No artificial deadlines in nuclear deal negotiations with Iran – Lavrov
“We’ve seen significant progress,” Lavrov said.
Deputy ministers, officials and experts from Iran and P5+1 countries are now busy discussing some eight technical issues needed to be accorded on before diplomats proceed with further steps towards a general nuclear agreement, Lavrov revealed.
The “polishing” of these issues is going to take a day or two, he said.
“We are continuing to negotiate for the next couple of days. This does not mean we are extending our deadline,” told reporters European Union foreign policy chief Federica Mogherini.
"As far as France is concerned, we are insisting on necessary limitations on nuclear research and development, sanctions and their re-establishment, and the possible military dimensions," Reuters cited French Foreign Minister Laurent Fabius as saying.
“I will return to Paris tonight ... and I will return tomorrow at 21:45 (19:45 GMT)," Fabius added.
“There’s good will to accommodate each other’s interests,” said Lavrov, adding that the sides are now discussing certain procedures and steps to eliminate credibility doubts on either side.
Both sides are trying to negotiate more “positive concessions” for themselves, said Lavrov, which he finds is only natural. Reaching an agreement has become even closer, he believes.
Nobody is speaking about “artificial deadlines” and everybody is concentrated on reaching a “quality agreement” and there’s every reason that “we will reach it,” Lavrov said.
Iran's deputy chief negotiator, Seyed Abbas Araqchi at the end of discussions on Tuesday pointed out that only “seven to 10 issues of difference” between Iran and the P5+1 remained with “only two or three” of them being “fundamental and important”.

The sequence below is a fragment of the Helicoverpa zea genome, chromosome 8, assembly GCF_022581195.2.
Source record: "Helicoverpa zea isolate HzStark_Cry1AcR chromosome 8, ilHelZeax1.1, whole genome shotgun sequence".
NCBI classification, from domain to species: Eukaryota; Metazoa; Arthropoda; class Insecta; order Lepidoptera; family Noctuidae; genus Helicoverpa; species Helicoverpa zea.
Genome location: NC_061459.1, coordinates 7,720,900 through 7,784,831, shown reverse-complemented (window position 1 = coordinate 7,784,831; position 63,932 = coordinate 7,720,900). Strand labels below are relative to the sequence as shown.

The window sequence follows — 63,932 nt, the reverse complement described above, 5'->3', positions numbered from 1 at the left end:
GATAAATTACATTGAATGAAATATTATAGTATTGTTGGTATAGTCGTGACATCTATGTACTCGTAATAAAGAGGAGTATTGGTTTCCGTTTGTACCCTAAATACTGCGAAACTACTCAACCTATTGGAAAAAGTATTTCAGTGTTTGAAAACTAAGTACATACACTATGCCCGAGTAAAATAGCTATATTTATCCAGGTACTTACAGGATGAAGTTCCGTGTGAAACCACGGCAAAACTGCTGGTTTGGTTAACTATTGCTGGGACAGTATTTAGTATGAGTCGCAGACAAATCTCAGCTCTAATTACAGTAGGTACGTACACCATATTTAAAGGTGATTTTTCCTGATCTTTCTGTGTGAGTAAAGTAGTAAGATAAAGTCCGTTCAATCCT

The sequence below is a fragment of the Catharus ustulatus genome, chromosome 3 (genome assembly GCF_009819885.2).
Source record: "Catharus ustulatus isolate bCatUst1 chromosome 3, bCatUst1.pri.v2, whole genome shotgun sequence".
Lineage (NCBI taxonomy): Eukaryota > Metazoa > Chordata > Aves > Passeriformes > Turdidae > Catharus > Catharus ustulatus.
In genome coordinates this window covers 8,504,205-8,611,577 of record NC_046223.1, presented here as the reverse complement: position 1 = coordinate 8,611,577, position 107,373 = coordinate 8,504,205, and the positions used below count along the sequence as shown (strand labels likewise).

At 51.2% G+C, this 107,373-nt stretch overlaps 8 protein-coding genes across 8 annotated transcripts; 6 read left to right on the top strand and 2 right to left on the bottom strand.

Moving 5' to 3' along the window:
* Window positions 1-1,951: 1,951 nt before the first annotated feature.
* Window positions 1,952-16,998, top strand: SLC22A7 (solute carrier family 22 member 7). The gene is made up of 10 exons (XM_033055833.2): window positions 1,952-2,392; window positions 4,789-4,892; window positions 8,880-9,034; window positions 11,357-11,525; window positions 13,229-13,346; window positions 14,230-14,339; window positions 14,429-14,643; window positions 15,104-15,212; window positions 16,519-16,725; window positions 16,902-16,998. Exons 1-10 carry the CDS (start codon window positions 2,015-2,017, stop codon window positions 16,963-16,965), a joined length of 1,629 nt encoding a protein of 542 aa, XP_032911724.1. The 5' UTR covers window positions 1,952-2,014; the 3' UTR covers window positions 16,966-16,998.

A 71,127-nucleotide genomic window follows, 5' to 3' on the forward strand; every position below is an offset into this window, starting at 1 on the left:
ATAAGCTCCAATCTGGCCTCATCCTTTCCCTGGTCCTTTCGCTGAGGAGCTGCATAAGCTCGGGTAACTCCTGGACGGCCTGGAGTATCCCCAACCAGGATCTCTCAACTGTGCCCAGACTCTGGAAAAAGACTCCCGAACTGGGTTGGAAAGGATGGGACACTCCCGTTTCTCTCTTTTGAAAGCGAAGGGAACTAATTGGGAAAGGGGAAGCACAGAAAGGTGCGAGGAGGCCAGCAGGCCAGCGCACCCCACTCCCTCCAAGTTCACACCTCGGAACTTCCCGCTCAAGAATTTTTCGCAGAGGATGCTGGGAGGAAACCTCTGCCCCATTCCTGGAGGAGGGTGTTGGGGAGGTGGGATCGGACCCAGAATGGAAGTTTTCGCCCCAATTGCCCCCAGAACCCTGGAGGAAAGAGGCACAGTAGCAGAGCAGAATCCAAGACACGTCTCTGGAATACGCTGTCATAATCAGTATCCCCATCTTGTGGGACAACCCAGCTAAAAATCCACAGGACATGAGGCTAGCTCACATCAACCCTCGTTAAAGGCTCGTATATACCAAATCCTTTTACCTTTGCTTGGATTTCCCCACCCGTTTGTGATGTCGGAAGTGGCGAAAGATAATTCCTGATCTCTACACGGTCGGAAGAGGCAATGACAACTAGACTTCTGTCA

“We are now at a highly sensitive stage and we are trying to narrow down the gap and reach an agreement if possible,” Araqchi told Iran's Fars news agency.
Asked by Fars about the progress made in drafting the five annexations to the main text, the negotiator said the “sanctions annex is 96% complete, with two to three small issues left undecided.”
While saying that P5+1 agreed on the "removal of all financial and economic sanctions on the day that a final deal is signed”, Araqchi warned that differences over other sanctions remain, “including the arms embargoes against Iran."
"The arms embargoes themselves are not so much important to Iran, but the point is that no sanctions should be kept if there is to be a deal with Iran," he reiterated.
As far as the much talked about deadline goes, Araqchi was clear: "Deadlines are no sacred sanctuary... we are ready to stay here as long as it takes," he said.
The US also said on Tuesday that an interim nuclear deal between Iran and six major powers will be extended through Friday to allow for more time for talks on a final agreement.
According to US delegation spokeswoman Marie Harf, the parties "have made substantial progress in every area, but this work is highly technical and high stakes for all of the countries involved. We're frankly more concerned about the quality of the deal than we are about the clock, though we also know that difficult decisions won't get any easier with time - that is why we are continuing to negotiate," she added.
Lavrov says the Iranian nuclear deal should become a “joint contribution to non-proliferation regime.”
The sides of the negotiations are going to set up mechanism administered by the UN Security Council that will review complaints on non-compliance with the deal by either sides, Lavrov said.
The main question that remains to be resolved is the arms embargo issue, he stressed.
There is a need to build a coalition to fight terrorists in the Middle East region that will include Iran, and if arms embargo on Tehran is lifted, it will be helpful, Lavrov said.
Meanwhile the European Council has announced that it prolonged the suspension of EU sanctions against Iran until July 10.